When it comes to health care at the Supreme Court this year, all eyes are focused on the Obamacare tax credits case, King v. Burwell. But a case decided this week, Armstrong v. Exceptional Child Center, Inc., has raised significant concerns for the availability of quality health care for those who need it most.
In a 5-4 ruling, the Supreme Court turned against decades of legal precedent and ruled that Medicaid providers cannot use the Supremacy Clause of the U.S. Constitution to stop state provider payment policies that are inconsistent with the federal Medicaid Act’s requirement for adequate reimbursement rates. That may sound like a bunch of legalese, but the outcome has a real impact on the 68 million-plus people relying on Medicaid. If a state’s Medicaid payment rates are too low (and many providers complain these rates are below their cost of providing services), then provider participation in Medicaid—and the ability of enrollees to obtain care—is at risk.
Congress established Medicaid in 1965 as a cooperative program between states and the federal government. Medicaid is designed to ensure access to healthcare to low-income children, pregnant women, people who are aged, blind or have disabilities, and now, in roughly half the country, low-income adults. When a state participates in Medicaid, it receives federal money and in return, must comply with federal requirements. The Medicaid provision at issue in Armstrong requires states to pay Medicaid-participating health care providers enough so that beneficiaries have access to care and services to the same extent as privately-insured people who live in their area. This requirement is intended to avoid a two-track health care system and situations where individuals and families must drive long distances to find a Medicaid provider. For example, in one case an enrollee had to travel eight hours round trip and sleep in the doctor’s parking lot just to make sure they got an appointment. Medicaid’s framework of setting federal standards is designed to prevent this.
One of the reasons Medicaid has worked is that when states have violated the federal law, lawyers have been able to go to court on behalf of individuals who are being harmed by the state’s violation and protect them. In Armstrong, health care providers sued Idaho and argued the State’s reimbursement rates are so low they violate federal Medicaid law. As federal law reigns supreme, the providers argued that Idaho’s actions are illegal and must be stopped. Five justices disagreed and concluded that the providers couldn’t be in court at all.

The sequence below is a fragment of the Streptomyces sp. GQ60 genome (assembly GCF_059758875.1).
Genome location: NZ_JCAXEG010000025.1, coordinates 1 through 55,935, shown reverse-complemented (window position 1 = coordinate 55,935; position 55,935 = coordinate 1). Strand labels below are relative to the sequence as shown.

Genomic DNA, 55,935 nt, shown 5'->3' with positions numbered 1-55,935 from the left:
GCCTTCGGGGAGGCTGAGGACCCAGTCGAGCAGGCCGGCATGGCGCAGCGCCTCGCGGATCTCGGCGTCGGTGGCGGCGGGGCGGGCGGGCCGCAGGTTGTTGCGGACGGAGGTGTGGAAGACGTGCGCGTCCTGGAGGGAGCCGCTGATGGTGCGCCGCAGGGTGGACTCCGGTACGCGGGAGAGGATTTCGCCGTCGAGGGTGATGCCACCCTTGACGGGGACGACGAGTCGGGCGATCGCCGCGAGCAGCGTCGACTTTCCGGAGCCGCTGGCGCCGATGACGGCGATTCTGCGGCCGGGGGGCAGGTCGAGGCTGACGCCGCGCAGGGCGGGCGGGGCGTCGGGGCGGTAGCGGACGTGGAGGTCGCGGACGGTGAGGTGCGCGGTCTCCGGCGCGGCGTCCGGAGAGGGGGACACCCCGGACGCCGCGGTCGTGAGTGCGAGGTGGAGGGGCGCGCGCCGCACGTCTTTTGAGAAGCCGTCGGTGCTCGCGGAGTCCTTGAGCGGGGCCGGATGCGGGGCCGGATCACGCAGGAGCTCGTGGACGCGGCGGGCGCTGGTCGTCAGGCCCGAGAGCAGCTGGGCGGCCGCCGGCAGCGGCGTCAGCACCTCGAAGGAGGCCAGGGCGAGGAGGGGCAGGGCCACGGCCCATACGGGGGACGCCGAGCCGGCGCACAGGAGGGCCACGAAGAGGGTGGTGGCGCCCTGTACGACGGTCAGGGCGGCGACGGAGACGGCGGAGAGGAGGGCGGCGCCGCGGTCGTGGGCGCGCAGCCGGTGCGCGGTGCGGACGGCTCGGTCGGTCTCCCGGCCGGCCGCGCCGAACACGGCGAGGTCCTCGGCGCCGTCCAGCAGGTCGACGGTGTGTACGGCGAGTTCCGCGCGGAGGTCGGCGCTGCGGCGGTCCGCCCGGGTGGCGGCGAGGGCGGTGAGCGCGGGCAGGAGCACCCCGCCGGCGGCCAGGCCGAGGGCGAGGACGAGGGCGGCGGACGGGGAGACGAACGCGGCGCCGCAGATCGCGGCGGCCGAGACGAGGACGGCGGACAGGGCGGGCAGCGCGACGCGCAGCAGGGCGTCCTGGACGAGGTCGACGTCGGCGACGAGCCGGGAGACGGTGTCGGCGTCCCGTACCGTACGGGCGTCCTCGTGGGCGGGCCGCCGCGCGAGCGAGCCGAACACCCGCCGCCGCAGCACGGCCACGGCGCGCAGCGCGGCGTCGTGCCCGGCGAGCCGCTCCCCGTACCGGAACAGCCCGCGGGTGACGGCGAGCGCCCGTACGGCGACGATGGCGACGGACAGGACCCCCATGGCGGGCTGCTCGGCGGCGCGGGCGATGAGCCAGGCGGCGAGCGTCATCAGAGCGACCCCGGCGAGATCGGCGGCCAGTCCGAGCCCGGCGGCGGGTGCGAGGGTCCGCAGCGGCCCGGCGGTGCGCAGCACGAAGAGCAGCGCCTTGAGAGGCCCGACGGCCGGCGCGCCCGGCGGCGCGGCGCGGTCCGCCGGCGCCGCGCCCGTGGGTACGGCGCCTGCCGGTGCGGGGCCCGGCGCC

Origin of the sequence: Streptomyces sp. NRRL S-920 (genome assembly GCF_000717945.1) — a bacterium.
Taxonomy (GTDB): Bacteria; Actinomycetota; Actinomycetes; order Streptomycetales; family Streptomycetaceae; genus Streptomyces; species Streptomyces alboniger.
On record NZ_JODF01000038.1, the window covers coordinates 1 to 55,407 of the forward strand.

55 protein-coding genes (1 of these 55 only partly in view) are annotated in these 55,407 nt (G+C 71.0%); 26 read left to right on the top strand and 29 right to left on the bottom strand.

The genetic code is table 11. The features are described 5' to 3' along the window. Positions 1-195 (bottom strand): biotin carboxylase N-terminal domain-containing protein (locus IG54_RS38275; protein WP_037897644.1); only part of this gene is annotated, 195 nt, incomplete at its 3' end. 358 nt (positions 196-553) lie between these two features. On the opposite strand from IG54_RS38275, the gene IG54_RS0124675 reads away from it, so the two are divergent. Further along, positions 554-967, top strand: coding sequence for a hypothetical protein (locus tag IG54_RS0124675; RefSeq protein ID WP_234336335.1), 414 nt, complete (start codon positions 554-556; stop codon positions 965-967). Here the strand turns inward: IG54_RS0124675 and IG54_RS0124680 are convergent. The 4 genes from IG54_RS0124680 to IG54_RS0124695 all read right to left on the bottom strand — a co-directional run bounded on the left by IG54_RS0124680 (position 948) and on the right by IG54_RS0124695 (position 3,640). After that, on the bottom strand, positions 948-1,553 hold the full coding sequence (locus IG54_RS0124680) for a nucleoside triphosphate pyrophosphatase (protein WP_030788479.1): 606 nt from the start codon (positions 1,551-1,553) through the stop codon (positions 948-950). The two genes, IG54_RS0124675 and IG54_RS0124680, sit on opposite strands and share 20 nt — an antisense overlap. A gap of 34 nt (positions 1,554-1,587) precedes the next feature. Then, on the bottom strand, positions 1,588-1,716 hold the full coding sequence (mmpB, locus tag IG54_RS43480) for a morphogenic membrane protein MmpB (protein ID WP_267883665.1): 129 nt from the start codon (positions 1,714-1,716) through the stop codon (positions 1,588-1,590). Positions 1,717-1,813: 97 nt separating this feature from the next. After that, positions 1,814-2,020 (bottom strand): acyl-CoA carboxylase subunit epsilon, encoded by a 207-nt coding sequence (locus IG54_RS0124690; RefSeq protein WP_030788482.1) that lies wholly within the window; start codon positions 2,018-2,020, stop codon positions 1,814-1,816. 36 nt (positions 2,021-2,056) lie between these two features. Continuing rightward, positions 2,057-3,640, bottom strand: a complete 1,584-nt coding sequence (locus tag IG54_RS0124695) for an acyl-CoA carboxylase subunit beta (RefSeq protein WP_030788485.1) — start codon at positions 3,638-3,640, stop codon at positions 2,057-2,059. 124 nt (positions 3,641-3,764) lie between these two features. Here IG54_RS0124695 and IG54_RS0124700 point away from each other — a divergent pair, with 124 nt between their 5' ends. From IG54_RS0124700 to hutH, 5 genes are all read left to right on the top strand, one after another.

Armstrong is about much more than providers arguing about their fares. It is about a central question to our justice system: Who gets to go to court? By limiting that “who” in this case, the Supreme Court has turned its back on more than 40 years of legal precedent. Every federal circuit court of appeals, and even the Supreme Court, have used Supremacy Clause analysis to determine whether state Medicaid laws are consistent with federal laws.
In Armstrong, the majority’s solution is to leave enforcement up to the federal Medicaid agency. However, the federal government is not a substitute for private enforcement in the courts. As stated by a number of federal agency heads in a brief submitted to the Supreme Court, the federal government has neither the resources to police how states implement Medicaid requirements, nor the necessary tool—the ability to immediately halt bad actions. Washington merely has a club. It can withdraw or withhold funding, at the expense of leaving both beneficiaries and the state in shambles.
When Congress enacted Medicaid nearly 50 years ago, the prevailing standard was for the courts to provide a remedy when there was a wrong. Congress understood and acted against that backdrop. By refusing to allow health providers through the court house doors, the Supreme Court has ignored longstanding precedent and Congressional understanding at the time it implemented Medicaid. Precedent and congressional intent—two things Justice Scalia says he holds dear.
Elizabeth G. Taylor is the executive director of the National Health Law Program (NHeLP) and Jane Perkins is the organization’s legal director. NHeLP is a nationally recognized legal non-profit dedicated to protecting and advancing the health rights of low income and underserved individuals.